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revised April 15, 2009

How Pesticides Affect the Environment

What happens to pesticides in the environment?

Pesticides have to be released into the environment to kill an intended, targeted pest.

Once applied to a lawn or garden, some of the pesticide may travel into the air, soil, groundwater, and surface waters and be carried away from the lawn or garden. Just how fast a pesticide moves off-site from where it’s applied depends on its chemical and physical characteristics. Also, pesticides in the environment can change or degrade due to reactions caused by light, chemical reactions, or biological reactions.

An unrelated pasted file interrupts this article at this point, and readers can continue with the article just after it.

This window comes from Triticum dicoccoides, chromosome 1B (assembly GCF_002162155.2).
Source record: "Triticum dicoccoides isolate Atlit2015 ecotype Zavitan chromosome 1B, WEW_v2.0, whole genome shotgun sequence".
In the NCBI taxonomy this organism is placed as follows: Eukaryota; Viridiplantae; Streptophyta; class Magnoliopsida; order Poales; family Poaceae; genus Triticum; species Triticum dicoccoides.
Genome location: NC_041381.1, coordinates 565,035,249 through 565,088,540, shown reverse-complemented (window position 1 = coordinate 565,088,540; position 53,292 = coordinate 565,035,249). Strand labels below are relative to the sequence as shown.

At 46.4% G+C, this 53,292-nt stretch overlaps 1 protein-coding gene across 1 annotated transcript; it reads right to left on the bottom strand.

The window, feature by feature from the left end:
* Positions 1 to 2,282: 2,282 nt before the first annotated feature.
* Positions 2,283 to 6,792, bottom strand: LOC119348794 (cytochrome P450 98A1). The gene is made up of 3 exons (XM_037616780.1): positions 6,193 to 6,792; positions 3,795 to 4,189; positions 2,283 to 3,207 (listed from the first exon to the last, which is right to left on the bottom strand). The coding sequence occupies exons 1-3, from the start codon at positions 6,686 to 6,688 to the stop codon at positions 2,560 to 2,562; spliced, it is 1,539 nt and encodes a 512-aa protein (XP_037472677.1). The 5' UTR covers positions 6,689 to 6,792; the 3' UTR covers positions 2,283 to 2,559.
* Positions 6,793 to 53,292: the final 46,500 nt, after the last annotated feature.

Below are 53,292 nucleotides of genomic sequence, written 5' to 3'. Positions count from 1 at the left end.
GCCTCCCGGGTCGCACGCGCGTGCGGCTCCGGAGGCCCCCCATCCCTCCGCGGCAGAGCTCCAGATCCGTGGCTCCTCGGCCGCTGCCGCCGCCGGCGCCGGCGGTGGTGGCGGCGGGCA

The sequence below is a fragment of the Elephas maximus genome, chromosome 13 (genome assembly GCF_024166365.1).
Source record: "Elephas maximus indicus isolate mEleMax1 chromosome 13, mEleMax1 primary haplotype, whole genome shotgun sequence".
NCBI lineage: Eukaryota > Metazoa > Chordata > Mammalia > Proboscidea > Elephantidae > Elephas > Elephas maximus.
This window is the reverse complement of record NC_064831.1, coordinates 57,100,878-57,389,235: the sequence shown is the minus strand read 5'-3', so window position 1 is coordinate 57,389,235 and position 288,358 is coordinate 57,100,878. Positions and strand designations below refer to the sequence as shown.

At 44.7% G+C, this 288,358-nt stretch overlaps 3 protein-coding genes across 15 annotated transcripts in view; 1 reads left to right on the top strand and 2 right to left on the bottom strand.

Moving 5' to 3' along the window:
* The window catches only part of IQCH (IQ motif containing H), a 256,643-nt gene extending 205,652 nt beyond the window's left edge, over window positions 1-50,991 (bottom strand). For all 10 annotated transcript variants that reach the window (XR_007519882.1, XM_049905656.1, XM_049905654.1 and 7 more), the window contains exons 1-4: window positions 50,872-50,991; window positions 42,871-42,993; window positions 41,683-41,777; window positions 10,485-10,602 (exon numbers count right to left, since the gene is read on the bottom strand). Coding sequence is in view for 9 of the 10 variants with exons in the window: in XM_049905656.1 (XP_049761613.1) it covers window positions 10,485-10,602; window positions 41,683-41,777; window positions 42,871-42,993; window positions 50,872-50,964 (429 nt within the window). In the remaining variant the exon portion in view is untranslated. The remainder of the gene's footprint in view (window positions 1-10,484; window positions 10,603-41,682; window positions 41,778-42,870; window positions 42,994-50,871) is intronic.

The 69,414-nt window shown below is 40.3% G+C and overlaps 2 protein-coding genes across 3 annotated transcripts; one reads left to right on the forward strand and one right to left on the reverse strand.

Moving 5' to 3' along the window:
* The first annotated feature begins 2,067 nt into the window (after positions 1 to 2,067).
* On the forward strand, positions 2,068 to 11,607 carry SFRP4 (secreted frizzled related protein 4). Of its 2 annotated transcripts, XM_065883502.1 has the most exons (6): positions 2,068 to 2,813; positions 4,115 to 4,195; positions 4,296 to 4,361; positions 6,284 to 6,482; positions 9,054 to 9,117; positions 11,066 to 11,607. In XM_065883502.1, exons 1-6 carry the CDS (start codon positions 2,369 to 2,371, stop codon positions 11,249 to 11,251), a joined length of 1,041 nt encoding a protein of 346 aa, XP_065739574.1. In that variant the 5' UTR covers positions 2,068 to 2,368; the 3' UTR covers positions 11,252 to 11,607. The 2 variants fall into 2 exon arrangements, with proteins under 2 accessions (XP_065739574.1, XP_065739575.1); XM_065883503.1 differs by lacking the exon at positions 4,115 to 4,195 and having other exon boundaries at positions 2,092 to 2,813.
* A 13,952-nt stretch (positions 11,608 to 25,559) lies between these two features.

Risk to non-target species

Pesticides can kill beneficial soil bacteria, earthworms, snails, frogs, birds, fish, honeybees, and other valuable species. Sometimes instructions on the product label include information about risks to these ‘non-target species.’

Pesticides in water samples

In 1999, researchers from Environment Canada found a number of lawn care pesticides (including mecoprop, 2,4-D and diazinon) in water samples from both the Humber and Don Rivers in Toronto.

Lawn care pesticides have also been detected in surface waters in Hamilton, Guelph, and other urban areas. The waters of urban rivers, creeks and ponds do contain lawn care pesticides, and the concentrations are higher after rainfall.

In some cases, the highest levels of pesticides (diazinon and 2,4-D) measured in urban ponds and streams have, at times, exceeded the levels set by governments to protect aquatic life. However, there isn’t enough data to tell us how pesticide use affects plants and animals and the overall health of our ecosystems.

For more information: Guelph Turfgrass Institute


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